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Association of Sleep-Related Hypoxia With Risk of COVID-19 Hospitalizations and Mortality in a Large Integrated Health System.
Pena Orbea, Cinthya; Wang, Lu; Shah, Vaishal; Jehi, Lara; Milinovich, Alex; Foldvary-Schaefer, Nancy; Chung, Mina K; Mashaqi, Saif; Aboussouan, Loutfi; Seidel, Kelsey; Mehra, Reena.
  • Pena Orbea C; Sleep Disorders Center, Neurological Institute, Cleveland Clinic, Cleveland, Ohio.
  • Wang L; Quantitative Health Science Department, Cleveland Clinic, Cleveland, Ohio.
  • Shah V; Sleep Disorders Center, Neurological Institute, Cleveland Clinic, Cleveland, Ohio.
  • Jehi L; Neurological Institute, Cleveland Clinic, Cleveland, Ohio.
  • Milinovich A; Quantitative Health Science Department, Cleveland Clinic, Cleveland, Ohio.
  • Foldvary-Schaefer N; Sleep Disorders Center, Neurological Institute, Cleveland Clinic, Cleveland, Ohio.
  • Chung MK; Heart, Vascular and Thoracic Institute, Department of Cardiovascular Medicine, Cleveland Clinic, Cleveland, Ohio.
  • Mashaqi S; Department of Pulmonary, Critical Care and Sleep Medicine, University of Arizona School of Medicine, Tucson.
  • Aboussouan L; Sleep Disorders Center, Neurological Institute, Cleveland Clinic, Cleveland, Ohio.
  • Seidel K; Respiratory Institute, Heart and Vascular Institute and Lerner Research Institute, Cleveland Clinic, Cleveland, Ohio.
  • Mehra R; Department of Pharmacy Practice, Northeast Ohio Medical University, Rootstown.
JAMA Netw Open ; 4(11): e2134241, 2021 11 01.
Article in English | MEDLINE | ID: covidwho-1508587
ABSTRACT
Importance The influence of sleep-disordered breathing (SDB) and sleep-related hypoxemia in SARS-CoV-2 viral infection and COVID-19 outcomes remains unknown. Controversy exists regarding whether to continue treatment for SDB with positive airway pressure given concern for aerosolization with limited data to inform professional society recommendations.

Objective:

To investigate the association of SDB (identified via polysomnogram) and sleep-related hypoxia with (1) SARS-CoV-2 positivity and (2) World Health Organization (WHO)-designated COVID-19 clinical outcomes while accounting for confounding including obesity, underlying cardiopulmonary disease, cancer, and smoking history. Design, Setting, and

Participants:

This case-control study was conducted within the Cleveland Clinic Health System (Ohio and Florida) and included all patients who were tested for COVID-19 between March 8 and November 30, 2020, and who had an available sleep study record. Sleep indices and SARS-CoV-2 positivity were assessed with overlap propensity score weighting, and COVID-19 clinical outcomes were assessed using the institutional registry. Exposures Sleep study-identified SDB (defined by frequency of apneas and hypopneas using the Apnea-Hypopnea Index [AHI]) and sleep-related hypoxemia (percentage of total sleep time at <90% oxygen saturation [TST <90]). Main Outcomes and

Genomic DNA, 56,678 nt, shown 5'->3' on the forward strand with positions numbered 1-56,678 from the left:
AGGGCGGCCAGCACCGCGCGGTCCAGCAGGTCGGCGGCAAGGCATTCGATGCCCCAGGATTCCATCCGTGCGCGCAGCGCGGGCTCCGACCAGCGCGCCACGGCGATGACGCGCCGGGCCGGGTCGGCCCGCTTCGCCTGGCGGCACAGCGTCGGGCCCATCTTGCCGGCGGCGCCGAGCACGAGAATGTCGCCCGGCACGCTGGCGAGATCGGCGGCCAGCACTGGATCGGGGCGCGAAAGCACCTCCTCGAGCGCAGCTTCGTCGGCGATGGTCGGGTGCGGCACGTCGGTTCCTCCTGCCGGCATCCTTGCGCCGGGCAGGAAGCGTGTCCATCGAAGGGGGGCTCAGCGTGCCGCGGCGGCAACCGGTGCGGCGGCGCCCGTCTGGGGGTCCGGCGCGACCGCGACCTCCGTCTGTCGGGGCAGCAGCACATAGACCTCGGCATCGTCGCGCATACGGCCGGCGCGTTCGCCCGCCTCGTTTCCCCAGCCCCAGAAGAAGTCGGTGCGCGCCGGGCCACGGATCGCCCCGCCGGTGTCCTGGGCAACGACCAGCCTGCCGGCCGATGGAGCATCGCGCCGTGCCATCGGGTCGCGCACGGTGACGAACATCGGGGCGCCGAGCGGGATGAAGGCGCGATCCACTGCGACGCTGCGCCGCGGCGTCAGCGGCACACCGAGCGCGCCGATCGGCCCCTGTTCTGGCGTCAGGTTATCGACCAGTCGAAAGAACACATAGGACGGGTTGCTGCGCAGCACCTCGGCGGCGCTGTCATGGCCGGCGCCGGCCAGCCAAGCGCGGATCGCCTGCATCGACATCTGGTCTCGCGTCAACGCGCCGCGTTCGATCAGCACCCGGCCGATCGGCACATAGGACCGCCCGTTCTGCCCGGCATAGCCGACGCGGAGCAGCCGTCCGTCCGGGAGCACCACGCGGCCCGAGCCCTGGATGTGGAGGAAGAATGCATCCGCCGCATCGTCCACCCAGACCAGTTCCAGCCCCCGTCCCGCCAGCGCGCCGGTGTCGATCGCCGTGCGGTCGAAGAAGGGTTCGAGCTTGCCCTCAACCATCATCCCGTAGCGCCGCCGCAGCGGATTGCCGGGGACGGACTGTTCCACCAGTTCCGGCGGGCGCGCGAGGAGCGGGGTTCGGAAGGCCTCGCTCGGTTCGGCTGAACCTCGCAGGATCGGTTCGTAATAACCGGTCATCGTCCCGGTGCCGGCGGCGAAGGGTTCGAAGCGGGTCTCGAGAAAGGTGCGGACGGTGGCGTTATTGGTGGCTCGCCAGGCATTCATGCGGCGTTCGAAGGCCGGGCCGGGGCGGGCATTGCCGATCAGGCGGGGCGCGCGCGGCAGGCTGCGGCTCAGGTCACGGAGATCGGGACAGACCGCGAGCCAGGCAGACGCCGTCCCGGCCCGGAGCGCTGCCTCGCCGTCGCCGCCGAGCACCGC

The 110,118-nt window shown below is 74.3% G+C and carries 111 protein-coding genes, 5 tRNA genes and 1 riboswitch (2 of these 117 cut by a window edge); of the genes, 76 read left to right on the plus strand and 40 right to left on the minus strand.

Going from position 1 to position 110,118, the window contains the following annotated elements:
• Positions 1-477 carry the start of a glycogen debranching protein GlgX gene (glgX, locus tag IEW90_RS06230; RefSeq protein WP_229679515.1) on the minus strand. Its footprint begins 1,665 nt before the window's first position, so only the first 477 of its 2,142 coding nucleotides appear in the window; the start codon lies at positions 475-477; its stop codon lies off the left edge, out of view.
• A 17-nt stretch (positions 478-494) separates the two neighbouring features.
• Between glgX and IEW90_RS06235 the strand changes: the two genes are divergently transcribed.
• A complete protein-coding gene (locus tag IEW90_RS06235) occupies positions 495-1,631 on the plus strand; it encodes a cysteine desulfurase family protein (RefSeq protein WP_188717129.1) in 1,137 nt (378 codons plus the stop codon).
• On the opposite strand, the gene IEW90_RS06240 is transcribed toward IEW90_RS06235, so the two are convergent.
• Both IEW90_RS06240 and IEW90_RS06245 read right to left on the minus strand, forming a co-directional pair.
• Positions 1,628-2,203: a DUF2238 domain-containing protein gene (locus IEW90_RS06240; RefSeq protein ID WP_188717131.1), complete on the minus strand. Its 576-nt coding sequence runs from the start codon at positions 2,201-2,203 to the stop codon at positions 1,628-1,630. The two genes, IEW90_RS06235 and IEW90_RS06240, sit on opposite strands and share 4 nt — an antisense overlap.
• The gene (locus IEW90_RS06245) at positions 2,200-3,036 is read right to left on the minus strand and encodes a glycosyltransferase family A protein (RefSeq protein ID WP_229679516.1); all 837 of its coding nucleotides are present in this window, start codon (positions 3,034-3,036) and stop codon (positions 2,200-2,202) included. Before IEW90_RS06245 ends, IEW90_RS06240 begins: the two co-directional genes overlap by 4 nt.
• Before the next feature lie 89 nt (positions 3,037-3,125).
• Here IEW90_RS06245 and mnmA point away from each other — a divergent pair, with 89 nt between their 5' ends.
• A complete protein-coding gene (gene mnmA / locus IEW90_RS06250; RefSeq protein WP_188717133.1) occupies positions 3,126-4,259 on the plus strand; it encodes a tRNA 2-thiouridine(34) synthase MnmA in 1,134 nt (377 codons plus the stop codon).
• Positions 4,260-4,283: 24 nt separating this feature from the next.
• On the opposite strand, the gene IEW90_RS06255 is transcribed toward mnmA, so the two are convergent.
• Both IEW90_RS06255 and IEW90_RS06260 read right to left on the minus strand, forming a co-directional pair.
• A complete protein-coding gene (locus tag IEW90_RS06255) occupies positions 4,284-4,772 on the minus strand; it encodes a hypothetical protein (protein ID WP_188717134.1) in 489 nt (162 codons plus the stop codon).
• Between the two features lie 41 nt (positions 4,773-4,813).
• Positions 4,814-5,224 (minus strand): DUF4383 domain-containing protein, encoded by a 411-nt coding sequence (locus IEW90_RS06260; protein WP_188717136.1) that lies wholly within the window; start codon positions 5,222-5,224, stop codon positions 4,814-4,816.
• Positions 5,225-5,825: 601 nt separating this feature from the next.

Measures:

Outcomes were SARS-CoV-2 infection and WHO-designated COVID-19 clinical outcomes (hospitalization, use of supplemental oxygen, noninvasive ventilation, mechanical ventilation or extracorporeal membrane oxygenation, and death).

Results:

Of 350 710 individuals tested for SARS-CoV-2, 5402 (mean [SD] age, 56.4 [14.5] years; 3005 women [55.6%]) had a prior sleep study, of whom 1935 (35.8%) tested positive for SARS-CoV-2. Of the 5402 participants, 1696 were Black (31.4%), 3259 were White (60.3%), and 822 were of other race or ethnicity (15.2%). Patients who were positive vs negative for SARS-CoV-2 had a higher AHI score (median, 16.2 events/h [IQR, 6.1-39.5 events/h] vs 13.6 events/h [IQR, 5.5-33.6 events/h]; P < .001) and increased TST <90 (median, 1.8% sleep time [IQR, 0.10%-12.8% sleep time] vs 1.4% sleep time [IQR, 0.10%-10.8% sleep time]; P = .02). After overlap propensity score-weighted logistic regression, no SDB measures were associated with SARS-CoV-2 positivity. Median TST <90 was associated with the WHO-designated COVID-19 ordinal clinical outcome scale (adjusted odds ratio, 1.39; 95% CI, 1.10-1.74; P = .005). Time-to-event analyses showed sleep-related hypoxia associated with a 31% higher rate of hospitalization and mortality (adjusted hazard ratio, 1.31; 95% CI, 1.08-1.57; P = .005). Conclusions and Relevance In this case-control study, SDB and sleep-related hypoxia were not associated with increased SARS-CoV-2 positivity; however, once patients were infected with SARS-CoV-2, sleep-related hypoxia was an associated risk factor for detrimental COVID-19 outcomes.
Subject(s)

Full text: Available Collection: International databases Database: MEDLINE Document Type: Article Main subject: Sleep Apnea Syndromes / Severity of Illness Index / Cause of Death / COVID-19 / Hospitalization Subject: Sleep Apnea Syndromes / Severity of Illness Index / Cause of Death / COVID-19 / Hospitalization Type of study: Etiology study / Observational study / Prognostic study / Risk factors Language: English Journal: JAMA Netw Open Clinical aspect: Etiology Year: 2021

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Full text: Available Collection: International databases Database: MEDLINE Document Type: Article Main subject: Sleep Apnea Syndromes / Severity of Illness Index / Cause of Death / COVID-19 / Hospitalization Subject: Sleep Apnea Syndromes / Severity of Illness Index / Cause of Death / COVID-19 / Hospitalization Type of study: Etiology study / Observational study / Prognostic study / Risk factors Language: English Journal: JAMA Netw Open Clinical aspect: Etiology Year: 2021
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